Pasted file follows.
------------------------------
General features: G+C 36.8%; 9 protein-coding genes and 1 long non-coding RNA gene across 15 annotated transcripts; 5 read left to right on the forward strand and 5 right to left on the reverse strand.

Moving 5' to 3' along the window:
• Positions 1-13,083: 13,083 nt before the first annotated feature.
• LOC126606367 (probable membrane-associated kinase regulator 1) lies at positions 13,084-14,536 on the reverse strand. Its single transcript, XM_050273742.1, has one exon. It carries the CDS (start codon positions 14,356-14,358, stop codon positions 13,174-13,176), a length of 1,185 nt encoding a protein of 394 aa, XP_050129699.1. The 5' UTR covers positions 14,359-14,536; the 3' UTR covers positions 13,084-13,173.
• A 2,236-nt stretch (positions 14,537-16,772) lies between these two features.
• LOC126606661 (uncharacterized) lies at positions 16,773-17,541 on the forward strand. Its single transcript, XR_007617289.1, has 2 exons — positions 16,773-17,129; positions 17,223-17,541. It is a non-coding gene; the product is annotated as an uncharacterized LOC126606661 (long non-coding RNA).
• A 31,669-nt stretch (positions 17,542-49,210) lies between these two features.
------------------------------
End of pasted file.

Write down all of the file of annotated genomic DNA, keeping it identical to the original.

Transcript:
General features: G+C 36.8%; 9 protein-coding genes and 1 long non-coding RNA gene across 15 annotated transcripts; 5 read left to right on the forward strand and 5 right to left on the reverse strand.

Moving 5' to 3' along the window:
• Positions 1-13,083: 13,083 nt before the first annotated feature.
• LOC126606367 (probable membrane-associated kinase regulator 1) lies at positions 13,084-14,536 on the reverse strand. Its single transcript, XM_050273742.1, has one exon. It carries the CDS (start codon positions 14,356-14,358, stop codon positions 13,174-13,176), a length of 1,185 nt encoding a protein of 394 aa, XP_050129699.1. The 5' UTR covers positions 14,359-14,536; the 3' UTR covers positions 13,084-13,173.
• A 2,236-nt stretch (positions 14,537-16,772) lies between these two features.
• LOC126606661 (uncharacterized) lies at positions 16,773-17,541 on the forward strand. Its single transcript, XR_007617289.1, has 2 exons — positions 16,773-17,129; positions 17,223-17,541. It is a non-coding gene; the product is annotated as an uncharacterized LOC126606661 (long non-coding RNA).
• A 31,669-nt stretch (positions 17,542-49,210) lies between these two features.